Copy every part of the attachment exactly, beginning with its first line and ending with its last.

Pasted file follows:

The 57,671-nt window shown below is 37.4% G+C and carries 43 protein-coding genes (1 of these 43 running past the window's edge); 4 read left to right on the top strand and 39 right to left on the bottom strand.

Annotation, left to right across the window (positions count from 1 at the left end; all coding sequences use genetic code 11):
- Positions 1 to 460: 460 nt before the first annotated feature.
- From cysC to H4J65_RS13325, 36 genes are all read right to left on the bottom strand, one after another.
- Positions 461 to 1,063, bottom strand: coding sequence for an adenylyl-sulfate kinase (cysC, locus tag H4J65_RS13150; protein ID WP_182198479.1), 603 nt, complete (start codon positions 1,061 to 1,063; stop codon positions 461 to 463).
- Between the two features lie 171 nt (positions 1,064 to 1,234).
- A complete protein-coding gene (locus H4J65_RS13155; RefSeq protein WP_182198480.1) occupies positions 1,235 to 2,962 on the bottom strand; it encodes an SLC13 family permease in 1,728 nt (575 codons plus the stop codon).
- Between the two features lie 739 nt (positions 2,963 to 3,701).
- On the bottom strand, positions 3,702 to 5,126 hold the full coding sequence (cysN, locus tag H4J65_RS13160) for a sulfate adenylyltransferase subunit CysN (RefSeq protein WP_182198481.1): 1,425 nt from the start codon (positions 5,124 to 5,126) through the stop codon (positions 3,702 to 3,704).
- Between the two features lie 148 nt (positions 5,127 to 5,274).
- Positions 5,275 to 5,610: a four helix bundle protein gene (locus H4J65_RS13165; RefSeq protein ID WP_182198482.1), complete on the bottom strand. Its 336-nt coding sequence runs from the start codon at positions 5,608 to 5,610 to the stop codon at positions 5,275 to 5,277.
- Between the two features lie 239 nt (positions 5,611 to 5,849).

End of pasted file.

The 57,671-nt window shown below is 37.4% G+C and carries 43 protein-coding genes (1 of these 43 running past the window's edge); 4 read left to right on the top strand and 39 right to left on the bottom strand.

Annotation, left to right across the window (positions count from 1 at the left end; all coding sequences use genetic code 11):
- Positions 1 to 460: 460 nt before the first annotated feature.
- From cysC to H4J65_RS13325, 36 genes are all read right to left on the bottom strand, one after another.
- Positions 461 to 1,063, bottom strand: coding sequence for an adenylyl-sulfate kinase (cysC, locus tag H4J65_RS13150; protein ID WP_182198479.1), 603 nt, complete (start codon positions 1,061 to 1,063; stop codon positions 461 to 463).
- Between the two features lie 171 nt (positions 1,064 to 1,234).
- A complete protein-coding gene (locus H4J65_RS13155; RefSeq protein WP_182198480.1) occupies positions 1,235 to 2,962 on the bottom strand; it encodes an SLC13 family permease in 1,728 nt (575 codons plus the stop codon).
- Between the two features lie 739 nt (positions 2,963 to 3,701).
- On the bottom strand, positions 3,702 to 5,126 hold the full coding sequence (cysN, locus tag H4J65_RS13160) for a sulfate adenylyltransferase subunit CysN (RefSeq protein WP_182198481.1): 1,425 nt from the start codon (positions 5,124 to 5,126) through the stop codon (positions 3,702 to 3,704).
- Between the two features lie 148 nt (positions 5,127 to 5,274).
- Positions 5,275 to 5,610: a four helix bundle protein gene (locus H4J65_RS13165; RefSeq protein ID WP_182198482.1), complete on the bottom strand. Its 336-nt coding sequence runs from the start codon at positions 5,608 to 5,610 to the stop codon at positions 5,275 to 5,277.
- Between the two features lie 239 nt (positions 5,611 to 5,849).